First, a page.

Pet and wildlife populations are a potential source of various public health problems, and injuries and complications due to animal bites and scratches are the most obvious.
As no population based data on the frequency of animal bites were available at a national level in Switzerland. a study was conducted by the Swiss Sentinel Surveillance Network.
The objectives of this study were to estimate the incidence of medical consultations due to bite and scratch injuries in humans caused by vertebrate animals. to identify possible risk factors, and to assess bite management habits in primary health care.
An annual bite and scratch incidence rate of 325 per 100,000 population was estimated.
Consultations peaked during the summer months and geographical differences in the reported incidence were observed.
Dogs accounted for more than 60% and cats for about 25% of all cases reported.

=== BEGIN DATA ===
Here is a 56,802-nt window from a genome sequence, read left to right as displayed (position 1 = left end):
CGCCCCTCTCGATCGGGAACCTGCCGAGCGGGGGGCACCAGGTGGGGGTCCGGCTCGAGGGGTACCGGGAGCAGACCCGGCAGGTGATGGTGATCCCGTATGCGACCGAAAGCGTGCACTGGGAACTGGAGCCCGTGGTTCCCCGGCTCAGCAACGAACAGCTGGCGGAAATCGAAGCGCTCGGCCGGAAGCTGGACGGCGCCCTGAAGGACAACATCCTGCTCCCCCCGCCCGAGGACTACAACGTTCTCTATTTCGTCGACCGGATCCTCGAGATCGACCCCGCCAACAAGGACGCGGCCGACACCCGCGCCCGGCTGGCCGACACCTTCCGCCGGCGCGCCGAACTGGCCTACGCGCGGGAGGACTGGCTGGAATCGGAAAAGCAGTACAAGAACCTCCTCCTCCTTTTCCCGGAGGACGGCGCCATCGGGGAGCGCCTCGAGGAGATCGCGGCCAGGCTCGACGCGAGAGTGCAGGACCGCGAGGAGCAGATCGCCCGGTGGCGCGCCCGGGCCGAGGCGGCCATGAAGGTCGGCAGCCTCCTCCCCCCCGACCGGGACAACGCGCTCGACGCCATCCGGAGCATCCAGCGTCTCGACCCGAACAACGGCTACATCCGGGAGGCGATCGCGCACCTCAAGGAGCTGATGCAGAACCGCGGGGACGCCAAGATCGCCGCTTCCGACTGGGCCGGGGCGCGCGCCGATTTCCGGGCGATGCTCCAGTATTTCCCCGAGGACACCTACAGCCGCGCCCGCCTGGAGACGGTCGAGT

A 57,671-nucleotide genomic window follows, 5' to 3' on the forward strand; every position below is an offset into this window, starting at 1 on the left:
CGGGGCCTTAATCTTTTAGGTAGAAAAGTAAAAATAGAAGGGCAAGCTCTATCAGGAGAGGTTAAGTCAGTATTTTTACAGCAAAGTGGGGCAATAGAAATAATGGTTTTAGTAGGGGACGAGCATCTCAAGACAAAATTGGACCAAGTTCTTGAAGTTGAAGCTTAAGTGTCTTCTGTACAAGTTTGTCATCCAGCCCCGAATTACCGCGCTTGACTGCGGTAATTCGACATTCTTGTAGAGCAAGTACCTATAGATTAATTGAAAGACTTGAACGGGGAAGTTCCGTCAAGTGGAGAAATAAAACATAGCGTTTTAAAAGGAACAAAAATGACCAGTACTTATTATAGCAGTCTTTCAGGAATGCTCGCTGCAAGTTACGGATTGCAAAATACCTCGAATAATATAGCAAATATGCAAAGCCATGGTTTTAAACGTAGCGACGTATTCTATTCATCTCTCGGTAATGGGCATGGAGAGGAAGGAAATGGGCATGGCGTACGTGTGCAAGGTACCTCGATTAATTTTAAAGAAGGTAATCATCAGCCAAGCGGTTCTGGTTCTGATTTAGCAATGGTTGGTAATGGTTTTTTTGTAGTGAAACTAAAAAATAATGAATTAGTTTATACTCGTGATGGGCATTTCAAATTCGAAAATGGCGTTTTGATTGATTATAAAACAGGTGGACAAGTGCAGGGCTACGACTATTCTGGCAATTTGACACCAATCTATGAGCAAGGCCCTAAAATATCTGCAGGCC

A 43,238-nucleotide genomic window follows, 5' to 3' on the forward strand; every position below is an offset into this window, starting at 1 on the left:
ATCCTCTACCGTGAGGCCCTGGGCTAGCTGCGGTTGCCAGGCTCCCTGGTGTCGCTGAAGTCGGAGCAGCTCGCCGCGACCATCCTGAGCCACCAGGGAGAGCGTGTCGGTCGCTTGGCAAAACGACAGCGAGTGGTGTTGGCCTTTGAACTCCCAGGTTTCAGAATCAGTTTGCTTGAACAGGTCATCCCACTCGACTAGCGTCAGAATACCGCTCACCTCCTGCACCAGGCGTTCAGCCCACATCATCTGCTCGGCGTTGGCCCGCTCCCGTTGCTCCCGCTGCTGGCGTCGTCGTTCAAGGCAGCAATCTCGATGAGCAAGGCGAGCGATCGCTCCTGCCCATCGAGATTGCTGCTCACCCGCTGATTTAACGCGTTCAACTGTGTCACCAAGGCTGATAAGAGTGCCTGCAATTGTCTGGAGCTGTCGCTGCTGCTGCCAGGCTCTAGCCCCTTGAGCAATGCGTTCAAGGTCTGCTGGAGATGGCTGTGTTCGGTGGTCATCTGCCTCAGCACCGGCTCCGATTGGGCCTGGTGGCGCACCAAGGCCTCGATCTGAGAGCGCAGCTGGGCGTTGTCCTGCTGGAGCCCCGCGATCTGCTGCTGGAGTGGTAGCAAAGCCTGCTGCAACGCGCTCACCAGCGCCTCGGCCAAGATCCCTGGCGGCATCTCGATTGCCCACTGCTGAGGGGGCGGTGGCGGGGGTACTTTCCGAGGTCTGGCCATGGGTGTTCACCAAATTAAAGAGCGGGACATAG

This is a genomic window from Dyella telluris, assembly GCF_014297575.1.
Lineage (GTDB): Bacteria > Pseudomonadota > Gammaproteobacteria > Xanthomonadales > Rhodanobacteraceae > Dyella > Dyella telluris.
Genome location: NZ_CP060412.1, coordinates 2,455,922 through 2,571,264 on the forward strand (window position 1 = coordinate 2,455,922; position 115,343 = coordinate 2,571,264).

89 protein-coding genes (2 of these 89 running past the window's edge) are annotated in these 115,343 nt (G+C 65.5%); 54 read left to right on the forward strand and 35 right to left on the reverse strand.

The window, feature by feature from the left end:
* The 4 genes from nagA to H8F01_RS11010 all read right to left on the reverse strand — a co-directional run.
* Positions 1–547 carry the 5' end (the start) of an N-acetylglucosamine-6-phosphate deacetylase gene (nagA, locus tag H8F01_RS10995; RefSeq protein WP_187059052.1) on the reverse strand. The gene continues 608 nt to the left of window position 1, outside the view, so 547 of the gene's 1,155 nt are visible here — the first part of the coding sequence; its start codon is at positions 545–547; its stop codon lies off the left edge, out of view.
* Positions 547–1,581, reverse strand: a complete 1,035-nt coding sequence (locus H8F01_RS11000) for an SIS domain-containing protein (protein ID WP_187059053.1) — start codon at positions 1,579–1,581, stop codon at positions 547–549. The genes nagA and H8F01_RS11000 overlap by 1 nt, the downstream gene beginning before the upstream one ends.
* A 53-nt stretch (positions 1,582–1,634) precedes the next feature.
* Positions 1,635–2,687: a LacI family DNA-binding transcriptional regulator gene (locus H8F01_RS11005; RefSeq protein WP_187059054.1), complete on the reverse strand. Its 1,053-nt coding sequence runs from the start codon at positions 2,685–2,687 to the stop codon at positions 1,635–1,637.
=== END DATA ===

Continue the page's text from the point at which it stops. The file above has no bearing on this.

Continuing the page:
Animal bites and scratches were frequent in persons under 20 years of age.
In most ages. the incidence was higher among women than among men, but not in children under the age of ten years.
The incidence of cat bites was especially high in adult women.
Bites to the head and neck were most frequent in infants and young children and accounted for approximately one third of the reported cases in this age group.
Patients sought medical care principally for primary wound care (52.0%) and for vaccination advice (29.6%). Rabies postexposure prophylaxis was initiated in 1.1% of patients. (...)
Mots-clés Pascal : Morsure, Griffade, Animal, Surveillance sanitaire, Epidémiologie, Incidence, Facteur risque, Homme, Suisse, Europe, Traumatisme
Mots-clés Pascal anglais : Bite, Scratch, Animal, Sanitary surveillance, Epidemiology, Incidence, Risk factor, Human, Switzerland, Europe, Trauma
Notice produite par :
Inist-CNRS - Institut de l'Information Scientifique et Technique
Cote : 98-0414525
Code Inist : 002B30A01A2. Création : 25/01/1999.